Yeah I think the word superhero was coined because the world hero had changed. In the old days hero referred to adventurers like Hercules, King Arthur, and Robin Hood. But over the centuries the word shifted to anyone who goes above and beyond to help others. So we needed a new word to describe the larger then life colorful characters who fight monsters and evil.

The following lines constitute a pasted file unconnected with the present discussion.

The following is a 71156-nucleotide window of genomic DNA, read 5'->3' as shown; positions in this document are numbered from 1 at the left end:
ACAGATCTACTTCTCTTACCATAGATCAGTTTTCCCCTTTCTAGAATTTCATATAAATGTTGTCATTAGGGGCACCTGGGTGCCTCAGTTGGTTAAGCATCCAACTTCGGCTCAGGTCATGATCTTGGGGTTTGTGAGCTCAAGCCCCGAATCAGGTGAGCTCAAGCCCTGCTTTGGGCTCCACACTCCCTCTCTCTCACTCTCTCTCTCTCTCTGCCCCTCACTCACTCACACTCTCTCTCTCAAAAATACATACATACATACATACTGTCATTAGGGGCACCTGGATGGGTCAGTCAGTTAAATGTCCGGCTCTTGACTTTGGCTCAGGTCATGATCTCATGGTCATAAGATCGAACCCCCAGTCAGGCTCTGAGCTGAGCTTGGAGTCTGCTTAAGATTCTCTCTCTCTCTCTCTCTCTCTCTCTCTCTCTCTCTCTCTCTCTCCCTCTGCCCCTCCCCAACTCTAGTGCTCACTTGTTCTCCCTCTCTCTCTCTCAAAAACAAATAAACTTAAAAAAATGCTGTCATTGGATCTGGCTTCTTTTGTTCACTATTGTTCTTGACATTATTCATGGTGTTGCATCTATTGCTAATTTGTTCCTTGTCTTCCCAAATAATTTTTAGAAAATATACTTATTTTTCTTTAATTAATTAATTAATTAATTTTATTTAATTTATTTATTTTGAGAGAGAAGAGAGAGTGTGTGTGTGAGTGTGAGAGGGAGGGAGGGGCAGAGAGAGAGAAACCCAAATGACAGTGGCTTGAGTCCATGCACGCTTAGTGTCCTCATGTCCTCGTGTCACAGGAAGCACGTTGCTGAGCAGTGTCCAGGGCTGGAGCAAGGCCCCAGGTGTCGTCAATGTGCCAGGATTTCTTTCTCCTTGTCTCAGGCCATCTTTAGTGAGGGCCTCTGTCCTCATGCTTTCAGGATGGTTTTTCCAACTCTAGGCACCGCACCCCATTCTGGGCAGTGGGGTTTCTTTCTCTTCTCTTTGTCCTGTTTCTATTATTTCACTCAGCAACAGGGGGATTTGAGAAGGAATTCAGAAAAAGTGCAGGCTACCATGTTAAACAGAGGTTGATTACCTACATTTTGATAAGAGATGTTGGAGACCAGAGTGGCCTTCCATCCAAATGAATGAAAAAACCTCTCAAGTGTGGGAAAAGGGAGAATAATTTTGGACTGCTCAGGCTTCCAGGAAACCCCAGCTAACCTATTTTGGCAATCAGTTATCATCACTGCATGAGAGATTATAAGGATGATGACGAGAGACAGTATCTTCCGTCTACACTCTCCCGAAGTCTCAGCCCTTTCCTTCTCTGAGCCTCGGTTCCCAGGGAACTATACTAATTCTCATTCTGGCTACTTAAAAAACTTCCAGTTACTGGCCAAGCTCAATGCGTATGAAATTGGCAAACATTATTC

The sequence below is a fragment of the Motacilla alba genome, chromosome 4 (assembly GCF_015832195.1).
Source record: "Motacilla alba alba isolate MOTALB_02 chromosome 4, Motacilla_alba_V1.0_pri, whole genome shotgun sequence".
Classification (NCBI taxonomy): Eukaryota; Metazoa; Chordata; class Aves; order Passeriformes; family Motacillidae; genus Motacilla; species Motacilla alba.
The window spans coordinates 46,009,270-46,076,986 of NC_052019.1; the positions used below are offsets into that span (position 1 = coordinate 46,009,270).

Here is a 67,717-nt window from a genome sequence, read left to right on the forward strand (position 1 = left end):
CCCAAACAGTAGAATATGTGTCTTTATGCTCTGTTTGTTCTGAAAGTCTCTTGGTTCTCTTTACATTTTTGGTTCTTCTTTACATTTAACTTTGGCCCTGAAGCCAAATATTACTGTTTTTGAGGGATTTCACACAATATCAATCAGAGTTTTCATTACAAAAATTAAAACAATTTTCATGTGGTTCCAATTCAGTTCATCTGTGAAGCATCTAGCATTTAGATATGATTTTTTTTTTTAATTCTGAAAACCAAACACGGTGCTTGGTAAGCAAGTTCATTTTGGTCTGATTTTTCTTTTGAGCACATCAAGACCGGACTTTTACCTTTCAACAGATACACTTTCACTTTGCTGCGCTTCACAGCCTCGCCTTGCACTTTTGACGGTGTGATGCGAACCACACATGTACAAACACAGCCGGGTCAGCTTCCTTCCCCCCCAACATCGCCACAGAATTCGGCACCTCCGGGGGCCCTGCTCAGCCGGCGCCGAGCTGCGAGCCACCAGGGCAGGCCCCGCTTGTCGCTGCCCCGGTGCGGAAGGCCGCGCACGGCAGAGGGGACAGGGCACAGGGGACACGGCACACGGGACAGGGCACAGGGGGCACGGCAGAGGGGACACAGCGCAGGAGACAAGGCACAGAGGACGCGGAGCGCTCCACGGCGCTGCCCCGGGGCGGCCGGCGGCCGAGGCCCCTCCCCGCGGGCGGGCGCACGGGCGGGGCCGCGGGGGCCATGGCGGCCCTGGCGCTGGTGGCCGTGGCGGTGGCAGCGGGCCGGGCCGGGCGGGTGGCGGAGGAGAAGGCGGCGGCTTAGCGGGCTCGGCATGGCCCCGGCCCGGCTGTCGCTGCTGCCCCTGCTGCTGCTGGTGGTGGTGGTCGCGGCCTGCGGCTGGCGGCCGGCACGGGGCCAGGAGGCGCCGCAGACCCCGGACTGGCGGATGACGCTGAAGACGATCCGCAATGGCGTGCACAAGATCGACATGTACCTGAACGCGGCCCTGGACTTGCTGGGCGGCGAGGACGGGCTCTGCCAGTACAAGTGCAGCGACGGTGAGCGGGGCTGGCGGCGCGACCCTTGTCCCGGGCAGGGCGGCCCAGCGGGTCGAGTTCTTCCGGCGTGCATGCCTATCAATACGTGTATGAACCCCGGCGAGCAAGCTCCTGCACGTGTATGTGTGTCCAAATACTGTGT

Good point and when you think about it there have been a lot more superheroes in movies and TV shows than just ones based on comic books that most people count and I have said to you once before 'Buffy' fits the exact description of a superhero with super-strength, enhanced speed, enhanced healing and the ability to jump higher than most humans and jump from up high and land on her feet without hurting herself but they called her a slayer. There have been many other TV shows like that where the lead characters have had enhanced abilities and powers like 'Alias', 'Lost Girl', 'Fringe', 'True Blood', 'Dark Angel', 'Continuum' (Kiera in her CPS Suit), 'Dark Matter' etc all had lead characters that had special abilities. One thing I have noticed in movie and TV show adaptions is the lack of use of the term, supervillain and I might be wrong but I can't remember hearing any of the movies and TV shows in the past decade using that word and they only use 'villain' where in the comic books they call them supervillains.